Excellent to see all of you there tonight. In the spirit of talking about how important it is to blog here are my notes from tonights meeting. Please also feel free to contact me or leave posts on my other blog http://julzink.blogspot.com/ or email me at firstname.lastname@example.org with questions on web design or whatever.
Here are my unedited notes.
Ten Website Tips
- Do a website worksheet. This will help you define your site, how you would like it to look, feel, function.
- Start a blog. Search engines love them. Update it regularly Blogger, Typepad ($5-$30 a month), Xanga
- Get as many people as possible to link to you. Make sure they are legit links
- Write articles pertaining to your field and then get others to link to them or post them on your site.
- One word google. On the google home page is a link called business solutions.
Add a google map to your site
Put your site on Google Maps business listings, Appear on Google Maps for free,
Visit our Local Business Center to create your business listing. Add hours, photos, coupons and more.
- Decide if it is more important to have search engines find you, or have a flashy site, both, or somewhere in between.
- My personal taste is to keep it simple. It can have an intricate design, but the navigation needs to be very easy.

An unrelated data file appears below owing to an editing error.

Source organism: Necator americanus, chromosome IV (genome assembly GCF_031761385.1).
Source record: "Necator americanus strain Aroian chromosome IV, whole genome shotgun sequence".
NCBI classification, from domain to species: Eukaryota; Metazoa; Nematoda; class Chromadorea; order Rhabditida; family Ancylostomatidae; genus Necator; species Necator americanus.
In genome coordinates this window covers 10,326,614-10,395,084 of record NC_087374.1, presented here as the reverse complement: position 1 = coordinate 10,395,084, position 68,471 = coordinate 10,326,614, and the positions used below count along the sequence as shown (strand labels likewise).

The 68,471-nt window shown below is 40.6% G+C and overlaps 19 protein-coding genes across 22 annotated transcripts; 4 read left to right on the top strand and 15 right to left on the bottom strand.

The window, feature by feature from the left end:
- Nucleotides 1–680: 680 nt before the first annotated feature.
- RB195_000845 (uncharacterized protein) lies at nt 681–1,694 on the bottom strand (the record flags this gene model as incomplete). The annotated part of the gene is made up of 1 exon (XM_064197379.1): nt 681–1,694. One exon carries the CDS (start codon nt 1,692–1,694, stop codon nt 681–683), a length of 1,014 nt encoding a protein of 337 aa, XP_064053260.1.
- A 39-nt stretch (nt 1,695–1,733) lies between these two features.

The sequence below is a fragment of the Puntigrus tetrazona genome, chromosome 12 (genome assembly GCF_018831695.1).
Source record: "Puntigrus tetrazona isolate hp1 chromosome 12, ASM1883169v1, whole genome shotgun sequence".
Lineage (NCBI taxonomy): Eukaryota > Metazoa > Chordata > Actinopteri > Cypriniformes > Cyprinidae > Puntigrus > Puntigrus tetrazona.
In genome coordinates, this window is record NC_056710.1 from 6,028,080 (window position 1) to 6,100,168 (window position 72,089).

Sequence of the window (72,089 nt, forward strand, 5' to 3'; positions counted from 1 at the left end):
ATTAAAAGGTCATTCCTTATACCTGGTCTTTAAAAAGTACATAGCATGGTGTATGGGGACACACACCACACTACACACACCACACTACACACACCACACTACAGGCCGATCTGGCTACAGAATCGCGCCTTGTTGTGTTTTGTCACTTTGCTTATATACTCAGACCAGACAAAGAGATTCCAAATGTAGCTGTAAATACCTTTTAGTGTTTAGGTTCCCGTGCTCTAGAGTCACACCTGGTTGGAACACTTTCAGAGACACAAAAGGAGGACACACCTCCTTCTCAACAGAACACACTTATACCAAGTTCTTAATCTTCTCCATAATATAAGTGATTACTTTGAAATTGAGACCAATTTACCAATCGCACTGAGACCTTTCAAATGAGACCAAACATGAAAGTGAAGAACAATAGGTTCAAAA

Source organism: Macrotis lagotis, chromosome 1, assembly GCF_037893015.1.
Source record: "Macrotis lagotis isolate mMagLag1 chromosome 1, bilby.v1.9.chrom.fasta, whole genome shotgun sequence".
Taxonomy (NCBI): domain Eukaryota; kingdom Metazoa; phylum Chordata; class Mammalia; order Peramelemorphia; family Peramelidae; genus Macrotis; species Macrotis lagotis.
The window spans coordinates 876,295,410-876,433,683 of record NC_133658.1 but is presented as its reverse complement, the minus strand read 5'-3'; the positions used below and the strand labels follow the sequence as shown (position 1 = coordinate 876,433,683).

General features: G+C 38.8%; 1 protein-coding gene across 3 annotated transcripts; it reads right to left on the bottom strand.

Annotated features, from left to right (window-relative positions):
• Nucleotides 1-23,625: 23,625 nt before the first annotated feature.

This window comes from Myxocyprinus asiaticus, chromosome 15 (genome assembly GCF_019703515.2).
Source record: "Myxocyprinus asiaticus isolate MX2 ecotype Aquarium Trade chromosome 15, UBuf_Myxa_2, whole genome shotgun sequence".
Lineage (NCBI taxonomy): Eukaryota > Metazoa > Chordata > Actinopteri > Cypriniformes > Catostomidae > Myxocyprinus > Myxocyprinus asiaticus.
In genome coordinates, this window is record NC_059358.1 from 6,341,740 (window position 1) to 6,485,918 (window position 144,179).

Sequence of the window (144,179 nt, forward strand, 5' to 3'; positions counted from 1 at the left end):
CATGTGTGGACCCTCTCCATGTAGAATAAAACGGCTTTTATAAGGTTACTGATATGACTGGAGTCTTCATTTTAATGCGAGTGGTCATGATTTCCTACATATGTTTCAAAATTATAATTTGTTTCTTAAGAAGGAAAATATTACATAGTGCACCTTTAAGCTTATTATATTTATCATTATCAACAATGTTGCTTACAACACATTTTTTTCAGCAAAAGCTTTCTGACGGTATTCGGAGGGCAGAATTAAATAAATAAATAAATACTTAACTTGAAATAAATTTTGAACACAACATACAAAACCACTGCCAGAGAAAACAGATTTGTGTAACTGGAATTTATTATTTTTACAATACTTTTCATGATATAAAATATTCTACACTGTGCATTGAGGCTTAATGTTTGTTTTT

- When looking for a hosting company, see what they offer and what you can expand into (i.e. a shopping cart, on-line store, e-marketing resources)
- Use stock photography when you can. Unless you have a full time photographer at your beck and call, it would be great use of your resources.
Questions from the group
1. I would like to know the least expensive way to make changes to my website without having to bother my designer everytime I want a little change. (And pay her every time for something simple.)
Learn HTML and you can edit in notepad or word pad, or ask for a content management system. It will be more expensive but might be worth it.
2. Could you talk a little about “shopping carts” and how they work? Do you have to stock your own products or do most manufacturers allow you to order directly from them?
This is relative. You do the shipping so you can ship it to them from wherever. Usually I would recommend shipping something off with your own packaging and branding and if it is something you are going to sell quite a bit of I would imagine that you could get a discount on it and stock it yourself.
Depending on what you are looking for in a shopping cart though, are you hoping to run a store complete with inventory and wanting to store your client information for future visits, which also allows for direct specific marketing, or are you looking to sell one product and not very much of it.
Depending on that answer you will also need to interact with a merchant account or use a solution like paypal, but you will pay a certain percentage of each sale regardless.
The different shopping cart solutions out there are paypal which is pretty widely recognized and quite easy to work with. Miva Merchant, osCommerce.
In the end it sounds like Amazon is a great solution. Design the front end so it looks like your store and let Amazon handle the back end.
3. Hi. Our website is a template based site that allows for html "skin" to be altered. we are having a heck of a time getting anyone to do this for less than $6000 to start...a cost we just don't want to incur. any suggestions?
It shouldn't cost $6000 and it can be done through css (cascading style sheets). Come on in and we will talk to you about it.
Once again thanks to all who came tonight.